Thomas Disch (Thomas Michael Disch)

Thomas Disch

Thomas Disch entered the field of science fiction at a turning point, as the pulp adventure stories of its older style began to be challenged by a more serious, adult, and often darker style. This movement, called New Wave, tried to show that the ideas and themes of science fiction could be developed beyond the simple engineering-mechanical approach of traditional SF. Rather than trying to compete with mainstream writers on the New York literary scene, Disch plunged into the emerging genre of science fiction, and began to work to liberate it from some of its strict formula and narrow conventions. His first novel, The Genocides, appeared in 1965; Brian W. Aldiss singled it out for praise in a long review in SF Impulse. Much of his more literary science fiction was first published in English author Michael Moorcock’s New Wave magazine, New Worlds. Disch was widely traveled and lived in England, Spain, Rome, and Mexico. In spite of this, he remained a New Yorker for the last twenty years of his life. He said that “a city like New York, to my mind, is the whole world”, keeping a long-time New York residence overlooking Union Square. Writing had become the dominant focus of his life. Thomas Disch described his personal transformation from dilettante to “someone who knows what he wants to do and is so busy doing it that he doesn’t have much time for anything else.” After The Genocides, he wrote Camp Concentration and 334. More books followed, including science fiction novels and stories, gothic works, criticism, plays, a libretto for an opera of Frankenstein, prose and verse children’s books such as A Child’s Garden of Grammar, and ten poetry collections. In the 1980s, he moved from science fiction to horror, with a series of books set in Minneapolis: The Businessman, The M.D., The Priest, and The Sub.

His writing includes substantial freelance work, such as regular book and theater reviews for The Nation, The Weekly Standard, Harper’s, The Washington Post, The Los Angeles Times, The New York Times, the Times Literary Supplement, and Entertainment Weekly. Recognition from his award-winning books led to a year as “artist-in-residence” at the College of William & Mary. During his long and varied career, Thomas Disch found his way into other forms and genres. As a fiction writer and a poet, Disch felt typecast by his science fiction roots. “I have a class theory of literature. I come from the wrong neighborhood to sell to The New Yorker. No matter how good I am as an artist, they always can smell where I come from.” Though Disch was an admirer of and was friends with the author Philip K. Dick, Dick would write an infamous paranoid letter to the FBI in October 1972 that denounced Disch and suggested that there were coded messages, prompted by a covert organization, in Disch’s novel Camp Concentration. Disch was unaware and he would go on to champion the Philip K. Dick Award. In his final novel, however, The Word of God, Disch got his revenge on Dick, with a story in which Dick is dead and living in Hell, unable to write because of writer’s block. In return for a taste of human blood, which will unlock his ability to write, he makes a deal to go back in time and kill Disch’s father, so that Disch will never be born, and at the same time to kill Thomas Mann and thereby to insure that Hitler wins World War II.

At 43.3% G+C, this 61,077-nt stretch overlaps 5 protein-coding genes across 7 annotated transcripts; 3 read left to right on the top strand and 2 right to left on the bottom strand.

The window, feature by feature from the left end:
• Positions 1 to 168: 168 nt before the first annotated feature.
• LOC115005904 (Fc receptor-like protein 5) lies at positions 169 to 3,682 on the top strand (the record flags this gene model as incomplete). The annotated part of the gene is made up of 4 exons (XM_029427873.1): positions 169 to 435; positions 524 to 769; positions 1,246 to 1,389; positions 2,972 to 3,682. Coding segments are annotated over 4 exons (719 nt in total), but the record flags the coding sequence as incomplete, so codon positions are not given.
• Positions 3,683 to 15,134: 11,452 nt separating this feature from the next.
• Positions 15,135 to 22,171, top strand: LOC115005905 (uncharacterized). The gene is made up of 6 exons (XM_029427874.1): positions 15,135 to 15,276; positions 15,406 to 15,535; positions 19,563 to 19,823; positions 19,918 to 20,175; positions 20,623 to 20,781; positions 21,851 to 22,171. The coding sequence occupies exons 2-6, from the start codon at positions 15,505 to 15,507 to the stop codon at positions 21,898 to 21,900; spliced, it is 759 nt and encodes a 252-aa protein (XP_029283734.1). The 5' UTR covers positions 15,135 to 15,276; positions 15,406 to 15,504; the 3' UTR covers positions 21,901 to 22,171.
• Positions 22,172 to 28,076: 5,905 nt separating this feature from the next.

Thomas Disch maintained an apartment in New York City, sharing it and a house in Barryville, New York, with his partner of three decades, poet Charles Naylor. Disch’s private life remained private, for the most part. He was publicly gay since 1968; this came out occasionally in his poetry and particularly in his 1979 novel On Wings of Song. He did not try to write to a particular community: “I’m gay myself, but I don’t write ‘gay’ literature.”[14] He rarely mentioned his sexuality in interviews, though he was interviewed by the Canadian gay periodical The Body Politic in 1981. After Naylor’s death in 2005, Disch had to abandon the house, as well as fight attempts to evict him from his rent controlled apartment, and he became steadily more depressed. He wrote on a LiveJournal account from April 2006 until his death (he committed suicide by fatally wounding himself in the head via gunshot), in which he posted poetry and journal entries. Shortly before Disch’s death, in September and October 2007 literary critic Peter Swirski conducted email interviews with Disch concerning his novels The M.D. A Horror Story and the early 334. Excerpts from these exchanges were published in Swirski’s 2010 study Literature, Analytically Speaking – Chapter 7 is mostly on The M.D. – with Disch responding to questions with wit and irony. Thomas Disch was an outspoken atheist as well as a satirist; his last novel The Word of God was published by Tachyon Publications in the summer of 2008. His last published work, the posthumous story collection The Wall of America, contains material from last half of Disch’s career.

Following an extended period of depression following the death in 2005 of his life-partner, Charles Naylor, Disch stopped writing almost entirely, except for poetry and blog entries – although he did produce two novellas. Thomas Disch committed suicide by gunshot on July 4 2008 in his apartment in Manhattan, New York City. His last book, The Word of God, which was written shortly before Naylor died, had just been published a few days before Disch’s death.

Born

  • February, 02, 1940
  • USA
  • Des Moines, Iowa

Died

  • July, 04, 2008
  • USA
  • Manhattan, New York, New York

Cause of Death

  • gunshot wound

Cemetery

  • Saint Johns Episcopal Church Columbarium
  • Dubuque, Iowa
  • USA

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